(Editor’s Note: This is the third of a five-part series from PA Consulting Group. Go the bottom of the story to read the other articles).
Jane warily peeks out of her bedroom window. A powerful storm is overhead and winds are howling. She sees a large branch from the neighbor’s tree come crashing down on her power lines. A powerful flash of light follows and the next instant, the whole house goes dark. As she scrambles to get some candles going, her phone buzzes. Thankfully, it’s a text from her utility to confirm the power outage and inform her that a crew will be there within an hour. The crew shows up on time, finishes the work within the allotted time, and voila, Jane’s power is back on. Throughout the service outage, Jane was able to easily track the field operations and the status of the resolution on her phone.
Outages of this type thankfully do not happen every day, but Jane’s experience outlines the kind of resolution customers have come to expect. After billing queries, service issues are the next biggest items that prompts a customer to reach out to the utility. Although the number and type of service issues will vary from utility to utility, service operations is one of the few face-to-face interaction points. Thus, it’s critical that the experience is positive.
In this digital age, companies in other sectors like Amazon, Uber and on-demand storage companies like MakeSpace have redefined a positive experience—a Customer 4.0 experience—where customers expect service providers to come meet them in their universe and help them achieve their goals and aspirations. Against this setting, how does Jane really want to receive service from her utility?
Realistically, she likely wants to avoid the experience altogether. But if it must happen, she would want the field technician to show up on time, at a time of her choosing. She would want an informed field technician who completes the work efficiently. She would want her home returned to its original state if any digging was done. Lastly, she would want to be kept informed on the progress, all without having to expend her own time and energy to get this done.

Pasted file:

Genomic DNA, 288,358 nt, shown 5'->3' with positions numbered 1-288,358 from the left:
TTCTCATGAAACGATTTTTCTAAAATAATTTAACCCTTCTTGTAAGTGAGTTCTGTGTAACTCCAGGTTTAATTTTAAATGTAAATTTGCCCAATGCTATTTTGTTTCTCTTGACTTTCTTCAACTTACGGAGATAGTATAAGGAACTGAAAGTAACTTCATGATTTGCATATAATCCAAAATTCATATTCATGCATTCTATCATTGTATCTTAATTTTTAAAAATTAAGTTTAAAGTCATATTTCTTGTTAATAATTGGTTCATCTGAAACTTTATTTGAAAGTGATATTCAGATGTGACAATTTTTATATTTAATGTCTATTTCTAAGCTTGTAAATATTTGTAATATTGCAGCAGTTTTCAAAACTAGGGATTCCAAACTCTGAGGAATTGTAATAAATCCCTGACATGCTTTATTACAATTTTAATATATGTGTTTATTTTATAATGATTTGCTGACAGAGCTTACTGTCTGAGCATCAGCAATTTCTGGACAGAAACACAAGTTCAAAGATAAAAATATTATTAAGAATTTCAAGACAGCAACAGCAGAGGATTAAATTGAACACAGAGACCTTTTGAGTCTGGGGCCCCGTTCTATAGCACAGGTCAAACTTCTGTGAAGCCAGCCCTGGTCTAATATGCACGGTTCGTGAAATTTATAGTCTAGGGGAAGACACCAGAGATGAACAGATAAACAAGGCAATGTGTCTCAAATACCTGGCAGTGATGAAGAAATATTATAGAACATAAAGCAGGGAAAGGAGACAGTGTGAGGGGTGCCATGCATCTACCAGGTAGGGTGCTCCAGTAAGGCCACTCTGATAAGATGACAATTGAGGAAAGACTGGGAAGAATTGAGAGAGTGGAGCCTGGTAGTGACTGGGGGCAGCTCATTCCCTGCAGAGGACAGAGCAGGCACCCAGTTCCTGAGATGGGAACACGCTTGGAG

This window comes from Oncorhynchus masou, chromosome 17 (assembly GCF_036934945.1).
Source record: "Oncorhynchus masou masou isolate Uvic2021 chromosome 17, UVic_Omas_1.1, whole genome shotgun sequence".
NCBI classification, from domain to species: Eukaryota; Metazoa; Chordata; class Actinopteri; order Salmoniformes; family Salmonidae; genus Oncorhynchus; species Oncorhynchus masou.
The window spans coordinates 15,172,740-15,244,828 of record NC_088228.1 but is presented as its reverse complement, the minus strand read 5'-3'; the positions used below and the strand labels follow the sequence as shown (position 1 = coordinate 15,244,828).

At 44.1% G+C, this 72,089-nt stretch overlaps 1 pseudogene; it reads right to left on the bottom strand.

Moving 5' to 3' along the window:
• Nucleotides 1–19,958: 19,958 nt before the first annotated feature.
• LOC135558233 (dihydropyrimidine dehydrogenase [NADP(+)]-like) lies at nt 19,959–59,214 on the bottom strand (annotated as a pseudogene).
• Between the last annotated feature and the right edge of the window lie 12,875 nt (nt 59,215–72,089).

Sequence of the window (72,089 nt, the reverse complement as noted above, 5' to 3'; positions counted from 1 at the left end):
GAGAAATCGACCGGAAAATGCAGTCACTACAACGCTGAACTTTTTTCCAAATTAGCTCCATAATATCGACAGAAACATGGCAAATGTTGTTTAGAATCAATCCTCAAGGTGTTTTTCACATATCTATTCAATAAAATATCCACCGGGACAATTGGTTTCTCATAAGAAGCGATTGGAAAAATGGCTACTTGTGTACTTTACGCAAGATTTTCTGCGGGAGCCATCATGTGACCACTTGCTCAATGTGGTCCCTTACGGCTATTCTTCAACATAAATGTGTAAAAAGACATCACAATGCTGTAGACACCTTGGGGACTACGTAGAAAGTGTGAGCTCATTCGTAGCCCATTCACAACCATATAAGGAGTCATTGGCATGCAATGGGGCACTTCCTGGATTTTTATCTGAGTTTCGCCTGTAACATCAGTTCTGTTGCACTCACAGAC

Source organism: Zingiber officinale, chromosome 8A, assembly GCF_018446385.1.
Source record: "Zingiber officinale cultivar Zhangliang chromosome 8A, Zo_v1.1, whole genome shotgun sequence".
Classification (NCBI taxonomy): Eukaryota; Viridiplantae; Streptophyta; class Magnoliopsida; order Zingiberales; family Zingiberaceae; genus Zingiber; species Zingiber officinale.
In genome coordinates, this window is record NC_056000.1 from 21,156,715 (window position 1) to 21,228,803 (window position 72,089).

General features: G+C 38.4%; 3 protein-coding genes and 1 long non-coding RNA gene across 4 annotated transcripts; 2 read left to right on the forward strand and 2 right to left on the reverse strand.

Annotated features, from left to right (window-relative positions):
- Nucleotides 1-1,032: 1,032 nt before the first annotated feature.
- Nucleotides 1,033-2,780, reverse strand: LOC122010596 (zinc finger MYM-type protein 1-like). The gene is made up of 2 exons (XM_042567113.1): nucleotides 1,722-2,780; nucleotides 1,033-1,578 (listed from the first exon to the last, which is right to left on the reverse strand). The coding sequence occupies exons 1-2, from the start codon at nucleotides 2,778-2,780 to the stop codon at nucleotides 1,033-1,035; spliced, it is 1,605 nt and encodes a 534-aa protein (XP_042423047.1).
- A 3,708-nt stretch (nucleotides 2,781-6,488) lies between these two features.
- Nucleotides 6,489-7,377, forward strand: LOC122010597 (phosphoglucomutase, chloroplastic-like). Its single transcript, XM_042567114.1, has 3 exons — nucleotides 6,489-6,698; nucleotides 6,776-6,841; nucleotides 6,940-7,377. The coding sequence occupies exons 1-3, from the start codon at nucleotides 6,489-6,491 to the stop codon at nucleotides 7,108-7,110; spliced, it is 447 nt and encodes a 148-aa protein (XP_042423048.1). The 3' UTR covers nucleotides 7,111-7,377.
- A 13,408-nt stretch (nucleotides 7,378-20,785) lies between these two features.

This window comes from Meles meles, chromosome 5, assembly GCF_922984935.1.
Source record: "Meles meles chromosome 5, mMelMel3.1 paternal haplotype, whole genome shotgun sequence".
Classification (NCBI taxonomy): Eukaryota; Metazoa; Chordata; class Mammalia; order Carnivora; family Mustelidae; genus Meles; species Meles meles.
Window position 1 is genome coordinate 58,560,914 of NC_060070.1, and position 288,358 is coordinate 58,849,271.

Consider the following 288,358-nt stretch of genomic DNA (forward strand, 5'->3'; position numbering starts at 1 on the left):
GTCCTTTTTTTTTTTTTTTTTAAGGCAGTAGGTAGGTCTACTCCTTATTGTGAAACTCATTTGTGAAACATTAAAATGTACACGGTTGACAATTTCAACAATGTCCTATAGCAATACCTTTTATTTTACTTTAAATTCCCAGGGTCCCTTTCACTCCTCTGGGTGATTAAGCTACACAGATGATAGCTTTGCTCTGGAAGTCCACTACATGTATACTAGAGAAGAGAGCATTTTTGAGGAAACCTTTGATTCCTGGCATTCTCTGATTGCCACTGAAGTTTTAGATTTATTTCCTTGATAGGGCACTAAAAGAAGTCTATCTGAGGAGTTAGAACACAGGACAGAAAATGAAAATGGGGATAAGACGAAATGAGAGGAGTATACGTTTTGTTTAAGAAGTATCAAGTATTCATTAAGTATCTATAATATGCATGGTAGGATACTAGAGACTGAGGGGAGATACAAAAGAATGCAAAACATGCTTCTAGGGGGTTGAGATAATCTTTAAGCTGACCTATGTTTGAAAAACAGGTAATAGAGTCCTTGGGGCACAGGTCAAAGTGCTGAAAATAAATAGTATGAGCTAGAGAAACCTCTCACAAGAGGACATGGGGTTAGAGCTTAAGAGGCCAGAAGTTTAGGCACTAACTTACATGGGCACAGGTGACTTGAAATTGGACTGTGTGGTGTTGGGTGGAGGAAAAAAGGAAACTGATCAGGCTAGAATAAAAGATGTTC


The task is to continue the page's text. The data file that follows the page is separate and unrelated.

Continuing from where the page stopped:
By leveraging cutting-edge technologies and deploying connected field mobility solutions, utilities can provide a much better Customer 4.0 experience.
Foundationally, field staff must be equipped with the right tools and applications to help address customer issues as quickly and efficiently as possible. A holistic Mobile Work Management (MWM) solution can drive an improved customer experience, simplify work by migrating operations from paper-based workflows, and improve worker safety. The solution includes efficient field scheduling and dispatch in tandem with the deployment of mobile devices and supporting device accessories.
· Field scheduling and field job routing can be optimized to complete service orders in the shortest possible time and reduce field technician down time.
· Tablets and smartphones provide increased mobility and instant access to information at the worksite. Features like GPS, camera, and accelerometer can unlock new workflows and increase productivity at the worksite.
· Complimentary device add-ons can contribute to many aspects of the field technician’s day. For example, integrated barcode scanners can improve accuracy of meter reads and credit card readers make collections easier while recognizing revenue faster.
Here’s how these attributes contribute to various aspects of service operations.